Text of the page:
Part II is titled "Development of an anti-Tatar ideology in the Muscovite Church" and is peripheral to the main discussion of this book, but is a nonetheless interesting study. In this part, Ostrowski traces the historical development of ideas like the Tatar yoke and of other disparaging views towards the Mongols and finds that these ideas developed quite late, amidst the decline of the Qipchaq and the rise to prominence of Muscovy. In fact, the Muscovite church accepted the Qipchaq Khanate as their overlords from 1252-1448 and even saw "the Tatars (as) a benevolent rather than an oppressive force." (145) Administration in the Muscovite church did not initiate attempts "to vilify the Tatars and portray them as ‘the enemy'" until the middle of the fifteenth century. (141) Development of an anti-Tatar line in Muscovite ecclesiastical circles coincided with their creation of a "virtual past" that established Muscovy as the historical and political successors of both the Kievan Rus' and Byzantine states, thus distancing themselves from their earlier-recognized Qipchaq roots. This historical propaganda was carried out post-1448 in the portrayal of the Qipchaq khan, whom one church official referred to in 1480 as "this godless and evil one who calls himself a tsar." (164) Anti-Tatar propaganda intensified as the Muscovite church strove to both distance itself from the Mongol khanate and establish a historical heritage tied to the Byzantine state and their basileus (emperor). The final two chapters of the book refute elements of the "Third Rome" theory and the myth of the Tatar yoke, both of which Ostrowski finds to be theories manufactured as part of a Muscovite anti-Tatar propaganda campaign and products of radical historical revisionism.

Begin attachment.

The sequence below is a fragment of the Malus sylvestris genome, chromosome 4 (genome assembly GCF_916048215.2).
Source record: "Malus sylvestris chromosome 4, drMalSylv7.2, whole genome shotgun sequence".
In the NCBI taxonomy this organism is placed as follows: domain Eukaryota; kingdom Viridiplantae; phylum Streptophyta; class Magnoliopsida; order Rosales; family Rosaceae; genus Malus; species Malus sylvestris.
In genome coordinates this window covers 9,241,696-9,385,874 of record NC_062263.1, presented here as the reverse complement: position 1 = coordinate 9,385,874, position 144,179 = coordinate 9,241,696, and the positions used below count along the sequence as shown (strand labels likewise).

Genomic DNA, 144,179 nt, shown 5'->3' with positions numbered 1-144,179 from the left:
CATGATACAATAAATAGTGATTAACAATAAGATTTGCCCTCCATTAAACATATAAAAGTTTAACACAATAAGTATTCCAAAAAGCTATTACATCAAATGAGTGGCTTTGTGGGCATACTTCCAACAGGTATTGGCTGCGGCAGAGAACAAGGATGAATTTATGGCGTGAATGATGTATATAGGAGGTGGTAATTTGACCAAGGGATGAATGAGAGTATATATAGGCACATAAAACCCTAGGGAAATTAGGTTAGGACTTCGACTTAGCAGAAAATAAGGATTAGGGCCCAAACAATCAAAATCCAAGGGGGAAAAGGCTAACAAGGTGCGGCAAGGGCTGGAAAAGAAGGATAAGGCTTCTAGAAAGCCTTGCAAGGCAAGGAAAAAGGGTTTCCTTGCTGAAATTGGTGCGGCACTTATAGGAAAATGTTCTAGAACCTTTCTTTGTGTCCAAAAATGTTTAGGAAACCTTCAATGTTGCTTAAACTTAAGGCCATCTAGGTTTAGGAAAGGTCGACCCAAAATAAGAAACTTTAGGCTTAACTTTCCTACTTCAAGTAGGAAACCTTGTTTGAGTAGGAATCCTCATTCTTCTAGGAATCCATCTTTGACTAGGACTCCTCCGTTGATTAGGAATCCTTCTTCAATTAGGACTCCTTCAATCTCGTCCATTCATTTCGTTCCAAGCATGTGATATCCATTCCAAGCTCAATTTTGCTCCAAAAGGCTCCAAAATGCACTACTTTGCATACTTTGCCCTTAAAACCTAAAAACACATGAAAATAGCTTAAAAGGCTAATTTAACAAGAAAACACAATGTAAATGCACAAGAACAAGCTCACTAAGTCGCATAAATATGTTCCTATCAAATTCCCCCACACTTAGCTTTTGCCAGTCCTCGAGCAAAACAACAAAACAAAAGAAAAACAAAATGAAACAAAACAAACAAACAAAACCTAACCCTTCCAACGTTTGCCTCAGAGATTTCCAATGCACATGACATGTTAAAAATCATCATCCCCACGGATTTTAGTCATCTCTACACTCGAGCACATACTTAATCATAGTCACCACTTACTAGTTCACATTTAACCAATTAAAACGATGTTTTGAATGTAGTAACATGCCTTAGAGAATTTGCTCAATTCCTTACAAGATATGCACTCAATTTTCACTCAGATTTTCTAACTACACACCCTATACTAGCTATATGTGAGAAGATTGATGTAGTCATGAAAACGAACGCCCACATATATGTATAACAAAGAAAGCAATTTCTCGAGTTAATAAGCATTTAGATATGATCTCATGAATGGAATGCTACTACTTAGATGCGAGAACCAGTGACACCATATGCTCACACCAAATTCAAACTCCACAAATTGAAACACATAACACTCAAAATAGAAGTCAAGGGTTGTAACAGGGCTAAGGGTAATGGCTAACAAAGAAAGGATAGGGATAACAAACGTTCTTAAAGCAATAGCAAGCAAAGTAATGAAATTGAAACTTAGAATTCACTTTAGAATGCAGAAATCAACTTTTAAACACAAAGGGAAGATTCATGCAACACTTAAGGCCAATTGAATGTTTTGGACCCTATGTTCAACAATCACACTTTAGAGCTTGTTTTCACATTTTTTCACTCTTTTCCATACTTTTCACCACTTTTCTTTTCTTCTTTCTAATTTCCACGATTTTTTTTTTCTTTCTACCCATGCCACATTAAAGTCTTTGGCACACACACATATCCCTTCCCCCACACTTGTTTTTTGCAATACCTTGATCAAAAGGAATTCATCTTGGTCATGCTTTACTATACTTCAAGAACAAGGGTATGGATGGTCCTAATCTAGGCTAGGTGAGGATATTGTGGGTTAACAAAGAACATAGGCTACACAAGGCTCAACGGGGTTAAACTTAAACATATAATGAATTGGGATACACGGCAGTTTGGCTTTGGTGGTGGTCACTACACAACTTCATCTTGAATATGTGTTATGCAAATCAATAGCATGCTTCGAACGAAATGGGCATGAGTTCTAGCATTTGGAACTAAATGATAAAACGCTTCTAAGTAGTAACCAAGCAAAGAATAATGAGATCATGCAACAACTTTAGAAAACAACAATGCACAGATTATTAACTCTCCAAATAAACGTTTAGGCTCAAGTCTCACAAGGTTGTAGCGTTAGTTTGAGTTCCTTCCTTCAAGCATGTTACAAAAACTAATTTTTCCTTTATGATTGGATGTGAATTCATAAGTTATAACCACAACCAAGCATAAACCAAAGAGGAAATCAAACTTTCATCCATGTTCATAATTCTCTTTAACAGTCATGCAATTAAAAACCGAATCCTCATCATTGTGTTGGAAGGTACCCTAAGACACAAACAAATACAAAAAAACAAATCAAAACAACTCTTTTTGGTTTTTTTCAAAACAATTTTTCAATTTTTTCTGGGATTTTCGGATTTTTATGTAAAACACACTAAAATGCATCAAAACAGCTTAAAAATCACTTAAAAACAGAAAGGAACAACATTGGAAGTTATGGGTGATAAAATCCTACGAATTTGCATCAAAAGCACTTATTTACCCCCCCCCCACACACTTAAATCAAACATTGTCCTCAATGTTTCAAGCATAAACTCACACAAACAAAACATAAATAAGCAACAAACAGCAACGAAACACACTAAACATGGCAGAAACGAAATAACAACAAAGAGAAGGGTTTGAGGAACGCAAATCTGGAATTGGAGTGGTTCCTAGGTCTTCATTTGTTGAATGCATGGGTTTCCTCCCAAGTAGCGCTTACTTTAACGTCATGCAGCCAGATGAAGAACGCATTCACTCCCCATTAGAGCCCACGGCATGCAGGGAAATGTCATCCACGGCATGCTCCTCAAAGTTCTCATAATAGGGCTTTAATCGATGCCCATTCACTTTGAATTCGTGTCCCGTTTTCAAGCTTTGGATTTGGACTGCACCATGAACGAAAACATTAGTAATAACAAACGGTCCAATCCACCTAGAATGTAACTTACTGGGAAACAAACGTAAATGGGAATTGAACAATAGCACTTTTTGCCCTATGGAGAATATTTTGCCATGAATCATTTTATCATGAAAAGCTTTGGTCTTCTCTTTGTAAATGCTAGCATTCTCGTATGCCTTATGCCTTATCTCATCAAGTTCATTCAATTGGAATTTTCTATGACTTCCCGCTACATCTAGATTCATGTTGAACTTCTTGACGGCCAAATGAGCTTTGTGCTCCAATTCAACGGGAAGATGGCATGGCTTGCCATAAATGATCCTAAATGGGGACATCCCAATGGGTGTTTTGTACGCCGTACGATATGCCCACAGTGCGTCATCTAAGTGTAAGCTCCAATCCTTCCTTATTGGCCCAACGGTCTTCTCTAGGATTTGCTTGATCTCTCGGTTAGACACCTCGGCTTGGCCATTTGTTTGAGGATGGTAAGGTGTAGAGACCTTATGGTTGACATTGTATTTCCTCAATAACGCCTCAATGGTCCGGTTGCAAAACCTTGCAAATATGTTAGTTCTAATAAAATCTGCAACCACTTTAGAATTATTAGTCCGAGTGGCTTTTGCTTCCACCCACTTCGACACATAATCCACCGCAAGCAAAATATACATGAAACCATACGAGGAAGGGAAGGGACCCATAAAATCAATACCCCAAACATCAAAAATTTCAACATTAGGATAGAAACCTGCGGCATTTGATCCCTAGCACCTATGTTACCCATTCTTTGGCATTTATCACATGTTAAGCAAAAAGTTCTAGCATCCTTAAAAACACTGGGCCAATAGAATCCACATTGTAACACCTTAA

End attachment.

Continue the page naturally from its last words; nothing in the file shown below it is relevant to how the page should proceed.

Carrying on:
Muscovy and the Mongols has a lot to offer those specializing in this interesting period in Eurasian history, or those with particular interest in Russia, the Byzantine, or the Golden Horde. However, many world historians may find its use limited in terms of student accessibility, though it could be utilized in graduate seminars or as lecture preparation material in Russian or Central Eurasian history courses. The book could prove useful to instructors particularly for its discussion of historical concepts like the Tatar yoke, the Third Rome, and oriental despotism, all of which deserve closer historical scrutiny and invite a range of opinions and interpretations. This highlights one of the main weaknesses and strengths of the book: it reads as a collection of highly-focused and insightful individual essays in need of more organic unity worthy of its promising title.


Scott C. Bailey
University of Hawaii at Manoa